liberties to subjugate a weaker nation invoking
those very liberties against us and whom our own
glorious example inspires to resist our
aggression? Their summons in the name of
Washington, Jefferson and Lincoln to challenge
justice in the court of heaven is a most solemn

Unfortunately for the Filipinos, neither
McKinley nor Congress were moved enough by Towne's
speech to alter the course they had set. The
Philippines remained under U.S. control until July 4,
1 946. With the addition of the Philippines to its
Pacific empire, the United States' westward commercial
avenue now stretched all the way to the doors of China.

^Henry Cabot Lodge, The War With Spain (1899;
reprint New York: Arno Press and the New York
Times, 1970), p. 22
H. Wayne Morgan, America's Road to Empire:
The War with Spain and Overseas Expansion (New York:
John Wiley and Sons, 1966), p. 41
^Ibid., p. 50
3Alden March, The History and Conquest of the
Philippines And Our Other Island Possessions (1899;
reprint New York: Arno Press and the New York Times,
1970), p. IX
Lewis L. Gould, The Presidency of William
McKinley (Lawrence: The regents Press of Kansas,
1980), pp. 114-115
^Julius W. Pratt, Expansionists of 1898: The
Acquisition of Hawaii and the Spanish Islands
(Baltimore: The John Hopkins Press, 1936), p. 333
3Gould, p. 97
^Paolo E. Coletta, "The Peace Negotiations and
the Treaty of Paris," in Threshold to American
Internationalism: Essays on the Foreign Policies of
William McKinley, ed. Paolo E. Coletta (New York:
Exposition Press, 1970), p. 143
1 0
Papers Relating to the Foreign Relations of
the U.S., 1901, p. 934
12Ibid. p. 933
13Ibid., p. 935
^Gould, p. 226
1 5
U.S. Cong. Rec., 56th Cong., 2nd sess., vol.
34, p. 1544
16Ibid., p. 1545

Hawaii, Samoa and the Philippines provided the
harbors, coaling stations and naval bases necessary to
conduct business in the Far East and many businessmen
believed that this commerce could be very profitable.
During the Congressional debates on Hawaii in 1898
Representative William Sulzer of New York spoke of the
potential market to the west:
Let me say to the businessmen of America, look
to the land of the setting sun, look to the
PacificI There are teeming millions there who
will ere long want to be fed and clothed as we
are. There is the great market that the
continental powers are today struggling
for...In my judgement, during the next hundred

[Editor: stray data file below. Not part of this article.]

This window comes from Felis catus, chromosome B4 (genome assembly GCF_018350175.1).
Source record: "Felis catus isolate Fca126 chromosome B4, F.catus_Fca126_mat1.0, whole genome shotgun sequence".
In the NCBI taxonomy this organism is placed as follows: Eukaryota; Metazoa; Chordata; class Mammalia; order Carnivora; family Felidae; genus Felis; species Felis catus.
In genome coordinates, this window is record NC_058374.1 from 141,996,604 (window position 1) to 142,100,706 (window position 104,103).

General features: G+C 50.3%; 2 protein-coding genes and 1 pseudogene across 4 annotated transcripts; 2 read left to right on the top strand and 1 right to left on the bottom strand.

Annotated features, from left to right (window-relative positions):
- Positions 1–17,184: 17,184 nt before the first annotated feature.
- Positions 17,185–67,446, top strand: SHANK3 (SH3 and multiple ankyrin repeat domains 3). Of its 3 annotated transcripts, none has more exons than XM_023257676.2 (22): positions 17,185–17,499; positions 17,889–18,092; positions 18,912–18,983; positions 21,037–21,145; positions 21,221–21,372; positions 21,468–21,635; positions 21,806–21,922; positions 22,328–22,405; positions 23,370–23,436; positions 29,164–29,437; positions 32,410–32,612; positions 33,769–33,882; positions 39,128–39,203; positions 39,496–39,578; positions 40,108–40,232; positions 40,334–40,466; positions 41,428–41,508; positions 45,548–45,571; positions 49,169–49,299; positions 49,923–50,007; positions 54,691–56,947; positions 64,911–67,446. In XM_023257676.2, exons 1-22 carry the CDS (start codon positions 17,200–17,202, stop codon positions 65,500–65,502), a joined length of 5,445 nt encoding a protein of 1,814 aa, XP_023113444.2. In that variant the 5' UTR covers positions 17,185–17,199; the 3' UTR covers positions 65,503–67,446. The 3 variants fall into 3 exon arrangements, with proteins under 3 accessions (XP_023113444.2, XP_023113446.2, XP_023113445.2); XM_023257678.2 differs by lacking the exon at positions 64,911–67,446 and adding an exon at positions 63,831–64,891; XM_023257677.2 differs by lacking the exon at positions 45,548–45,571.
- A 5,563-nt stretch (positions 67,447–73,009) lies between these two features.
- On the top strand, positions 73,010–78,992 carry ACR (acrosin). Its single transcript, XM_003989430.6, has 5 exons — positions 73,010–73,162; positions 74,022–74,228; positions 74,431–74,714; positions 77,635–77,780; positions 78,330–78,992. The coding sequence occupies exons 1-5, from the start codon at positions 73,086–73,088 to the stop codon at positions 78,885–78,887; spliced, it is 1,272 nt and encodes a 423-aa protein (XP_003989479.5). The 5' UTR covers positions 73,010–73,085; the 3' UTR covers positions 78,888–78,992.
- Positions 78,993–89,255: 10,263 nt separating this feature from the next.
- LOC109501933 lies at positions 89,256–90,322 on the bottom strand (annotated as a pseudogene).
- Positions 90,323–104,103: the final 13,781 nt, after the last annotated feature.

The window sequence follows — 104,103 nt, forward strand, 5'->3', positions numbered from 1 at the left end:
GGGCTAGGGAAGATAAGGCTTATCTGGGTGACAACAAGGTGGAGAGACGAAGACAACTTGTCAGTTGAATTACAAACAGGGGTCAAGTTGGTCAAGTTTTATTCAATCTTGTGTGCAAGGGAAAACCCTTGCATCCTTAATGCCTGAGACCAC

years, the great volume of trade and commerce,
so far as this country is concerned, will not
be eastward, but will be westward; will not be
across the Atlantic, but will be across the
Hindsight shows us that the great Asia market,
in particular the China market, was a myth.
(Ironically, the United States is now a market for
Asian goods. Sulzer's prophecy may have been a
curse). Yet statistics gave reason for optimism by
American businessmen regarding the China market. The
export of illuminating oil from the United States to
China went from 1 0,732,819 gallons in 1888 to
40,377,296 gallons in 1894. Total value of American

exports to China increased from $1 million in 1880 to
$4 million in 1895 and $15 million in 1900.^ Even as a
percentage of total exports, the figures on total
exports to China showed great promise. The following
chart shows the percent of U.S. exports to China to
total U.S. exports:
1890 0.3 1898 0.8
1892 0.7 1900 1.1
1894 0.8 1902 1.8
1896 0.8
With U.S. industries plagued by overproduction
and depression, American businessmen fervently hoped
that they had just begun to tap the China market. If
these statistics could continue to climb at the same
frantic rate for a substantial period of time, then the
American economy would be on the road to recovery. Two
things stood in the way of this enticing market: years
of mutual hatred between bigoted Americans and
xenophobic Chinese, and the imperialist powers who were
in the process of carving up China.
The first United States law that restricted
immigration was the Chinese Exclusion Act, passed in
1882 to halt the immigration of all Chinese. After
helping to build the transcontinental railroad, among
other contributions, the Chinese were no longer welcome
in America. President Harrison noted the effect that
this had on diplomacy between the two nations in his
annual message to Congress on December 9, 1891:

The Chinese government has declined to receive Mr.
Blair as Minister of the United States on the ground
that, while a Senator, in enactment of the existing
legislation against the introduction of Chinese
laborers, he has become unfriendly and objectionable
to China...which, if admitted, would practically
debar the selection of any representative so long as
the existing laws remain in force.
Restricted immigration was not the worst that
Chinese faced in the United States. AntiChinese
violence began in California in 1849 when Chinese
miners were driven from their claims. In 1885 28
Chinese were massacred in Rock Springs, Wyoming.
Chinese miners and fishermen in California in the 1870s
and 1880s were taxed when whites were not and in 1879
the Calfiornia state government barred the hiring of
The traditionally xenophobic Chinese would
probably have retaliated, but a weak central government